I hope all you lovely people do enjoy this I know I do. Now, what kind of Best Blues list could possibly be complete without this following musician? And what would that say about me as a lover of music and blues specifically if this next artist was never mentioned? I know I usually throw up a small copy of the wiki to give a little more insight for you and I will continue that tradition because I want to give you more and I certainly don’t claim to know all the facts and history of every artist that is posted here at The Audio Museum. I try to do the research so you don’t have to, and as always I cite where it comes from so if you choose to you can dig even deeper, which I strongly encourage you to do. Especially since I only take bits and pieces of the bigger picture.

I honestly fell in love with the blues very early in my life, probably around the age of 6. I was totally captivated, and to this day I still wish I could play as good as some of my heroes. But it’s been the best journey and I have learned much and consider myself to be a life long student. I have always felt that when you think you know everything that’s when life shows you otherwise. This, in my opinion keeps me forever humble, and for this I will always be grateful. I choose to move forward with a spirit of gratitude and hope that what I do will somehow bring joy, happiness and maybe a little wisdom into someone else’s life. This post is a little longer than normal simply because of all the love.

“Life moves pretty fast. If you don’t stop and look around once in a while, you might miss it.” Yup you guessed it, Ferris Bueller.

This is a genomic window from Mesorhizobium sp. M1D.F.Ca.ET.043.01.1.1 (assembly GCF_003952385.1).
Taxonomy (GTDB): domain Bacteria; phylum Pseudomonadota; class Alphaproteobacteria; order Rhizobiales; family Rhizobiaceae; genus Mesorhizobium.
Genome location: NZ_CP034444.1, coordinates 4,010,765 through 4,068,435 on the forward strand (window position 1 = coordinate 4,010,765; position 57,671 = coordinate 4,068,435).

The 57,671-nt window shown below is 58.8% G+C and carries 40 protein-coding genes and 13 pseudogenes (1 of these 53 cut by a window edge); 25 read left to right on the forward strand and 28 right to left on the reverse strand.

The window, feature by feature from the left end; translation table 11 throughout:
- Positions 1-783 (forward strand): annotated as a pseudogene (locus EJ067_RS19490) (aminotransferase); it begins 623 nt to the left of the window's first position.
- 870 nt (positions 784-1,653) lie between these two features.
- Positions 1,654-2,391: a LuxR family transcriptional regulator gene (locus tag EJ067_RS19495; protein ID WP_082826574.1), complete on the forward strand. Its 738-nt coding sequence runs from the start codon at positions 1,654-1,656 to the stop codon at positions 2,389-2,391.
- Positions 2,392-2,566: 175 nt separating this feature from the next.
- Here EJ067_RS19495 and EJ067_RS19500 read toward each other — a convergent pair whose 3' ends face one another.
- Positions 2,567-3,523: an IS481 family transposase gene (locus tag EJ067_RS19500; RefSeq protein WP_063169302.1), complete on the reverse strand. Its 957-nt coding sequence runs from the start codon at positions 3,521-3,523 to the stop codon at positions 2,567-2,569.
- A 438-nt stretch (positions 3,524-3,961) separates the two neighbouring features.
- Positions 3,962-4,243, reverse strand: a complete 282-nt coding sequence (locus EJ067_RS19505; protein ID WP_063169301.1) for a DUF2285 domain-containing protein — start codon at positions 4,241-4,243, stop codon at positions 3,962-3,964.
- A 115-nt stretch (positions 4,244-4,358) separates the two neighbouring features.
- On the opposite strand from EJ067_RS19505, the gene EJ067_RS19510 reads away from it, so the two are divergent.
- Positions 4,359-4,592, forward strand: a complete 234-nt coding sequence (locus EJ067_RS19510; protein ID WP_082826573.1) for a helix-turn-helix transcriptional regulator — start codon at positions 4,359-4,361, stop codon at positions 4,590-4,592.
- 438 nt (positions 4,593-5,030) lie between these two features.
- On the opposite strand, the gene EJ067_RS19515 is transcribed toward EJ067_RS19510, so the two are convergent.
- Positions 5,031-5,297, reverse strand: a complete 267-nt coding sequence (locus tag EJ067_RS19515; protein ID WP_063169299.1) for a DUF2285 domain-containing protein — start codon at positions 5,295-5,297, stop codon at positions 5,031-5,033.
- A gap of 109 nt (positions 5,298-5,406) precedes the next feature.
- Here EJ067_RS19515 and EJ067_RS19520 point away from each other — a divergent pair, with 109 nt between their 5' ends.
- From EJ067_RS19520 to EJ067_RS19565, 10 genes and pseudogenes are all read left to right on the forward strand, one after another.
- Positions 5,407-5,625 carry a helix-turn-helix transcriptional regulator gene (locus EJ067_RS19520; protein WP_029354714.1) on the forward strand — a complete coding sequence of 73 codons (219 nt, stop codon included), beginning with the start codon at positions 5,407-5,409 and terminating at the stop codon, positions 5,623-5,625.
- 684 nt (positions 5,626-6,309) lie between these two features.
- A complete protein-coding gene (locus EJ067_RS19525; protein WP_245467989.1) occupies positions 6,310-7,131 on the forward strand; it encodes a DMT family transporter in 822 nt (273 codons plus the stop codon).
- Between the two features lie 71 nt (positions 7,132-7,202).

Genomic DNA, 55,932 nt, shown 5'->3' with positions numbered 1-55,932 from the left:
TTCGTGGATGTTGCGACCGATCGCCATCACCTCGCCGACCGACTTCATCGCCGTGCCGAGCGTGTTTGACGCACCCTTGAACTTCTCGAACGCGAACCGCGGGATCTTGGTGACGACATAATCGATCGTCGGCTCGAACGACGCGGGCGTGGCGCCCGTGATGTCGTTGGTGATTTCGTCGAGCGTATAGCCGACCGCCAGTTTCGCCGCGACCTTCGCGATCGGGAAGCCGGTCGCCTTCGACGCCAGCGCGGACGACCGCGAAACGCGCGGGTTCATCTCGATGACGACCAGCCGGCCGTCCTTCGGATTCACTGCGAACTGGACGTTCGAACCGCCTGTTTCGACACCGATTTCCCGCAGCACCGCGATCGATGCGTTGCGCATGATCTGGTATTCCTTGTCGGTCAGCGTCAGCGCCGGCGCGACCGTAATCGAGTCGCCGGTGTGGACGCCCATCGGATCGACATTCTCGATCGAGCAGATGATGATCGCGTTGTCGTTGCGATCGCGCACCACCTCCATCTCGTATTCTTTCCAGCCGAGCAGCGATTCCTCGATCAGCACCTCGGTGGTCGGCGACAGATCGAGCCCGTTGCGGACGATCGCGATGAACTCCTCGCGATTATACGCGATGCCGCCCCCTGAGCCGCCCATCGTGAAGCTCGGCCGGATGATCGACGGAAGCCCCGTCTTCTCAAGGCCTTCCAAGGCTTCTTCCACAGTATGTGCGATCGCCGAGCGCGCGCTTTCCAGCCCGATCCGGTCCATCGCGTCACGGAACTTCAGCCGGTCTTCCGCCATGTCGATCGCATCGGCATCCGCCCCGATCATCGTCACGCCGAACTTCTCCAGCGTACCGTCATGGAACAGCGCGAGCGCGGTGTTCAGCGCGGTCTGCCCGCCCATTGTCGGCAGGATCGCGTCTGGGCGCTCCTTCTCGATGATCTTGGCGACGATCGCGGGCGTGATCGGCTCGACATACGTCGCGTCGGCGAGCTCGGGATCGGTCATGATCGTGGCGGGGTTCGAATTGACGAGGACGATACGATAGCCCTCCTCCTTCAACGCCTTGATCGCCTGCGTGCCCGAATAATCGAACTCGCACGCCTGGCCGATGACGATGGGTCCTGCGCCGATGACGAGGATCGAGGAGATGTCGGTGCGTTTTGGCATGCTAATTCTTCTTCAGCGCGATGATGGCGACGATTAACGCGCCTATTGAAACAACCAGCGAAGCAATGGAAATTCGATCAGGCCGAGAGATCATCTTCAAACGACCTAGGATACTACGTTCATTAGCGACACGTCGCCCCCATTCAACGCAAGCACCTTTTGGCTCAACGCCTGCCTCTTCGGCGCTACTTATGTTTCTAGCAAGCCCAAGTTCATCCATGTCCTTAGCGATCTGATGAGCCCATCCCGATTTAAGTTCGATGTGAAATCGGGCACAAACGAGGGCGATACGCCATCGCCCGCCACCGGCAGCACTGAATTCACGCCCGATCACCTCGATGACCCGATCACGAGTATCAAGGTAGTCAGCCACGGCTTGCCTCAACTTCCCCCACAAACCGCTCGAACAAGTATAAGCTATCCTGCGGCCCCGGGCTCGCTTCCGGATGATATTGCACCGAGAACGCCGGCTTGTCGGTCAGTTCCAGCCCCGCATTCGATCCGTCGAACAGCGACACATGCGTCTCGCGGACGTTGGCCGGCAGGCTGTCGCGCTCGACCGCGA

Without further ado I would like to introduce to you none other than the one, the only, the King of The Mississippi Delta Blues…..McKinley Morganfield “I Feel Like Going Home”.

So it’s not surprising there’s practically no information on this song because I Feel Like Going Home was published by (Aristcrat 1305) Chicago. Apr 1948. The album it was released on is called Diggin’ Deeper Volume 9. But it’s clear the meaning and he certainly get’s his point across.



McKinley Morganfield (April 4, 1913 or 1915 – April 30, 1983), known professionally as Muddy Waters, was an American blues singer-songwriter and musician who is often cited as the “father of modern Chicago blues”, and an important figure to emerge on the blues scene during the post-WWII era.

Muddy Waters grew up on Stovall Plantation near Clarksdale, Mississippi, and by age 17 was playing the guitar and the harmonica, emulating the local blues artists Son House and Robert Johnson. He was recorded in Mississippi by Alan Lomax for the Library of Congress in 1941. In 1943, he moved to Chicago to become a full-time professional musician. In 1946, he recorded his first records for Columbia Records and then for Aristocrat Records, a newly formed label run by the brothers Leonard and Phil Chess.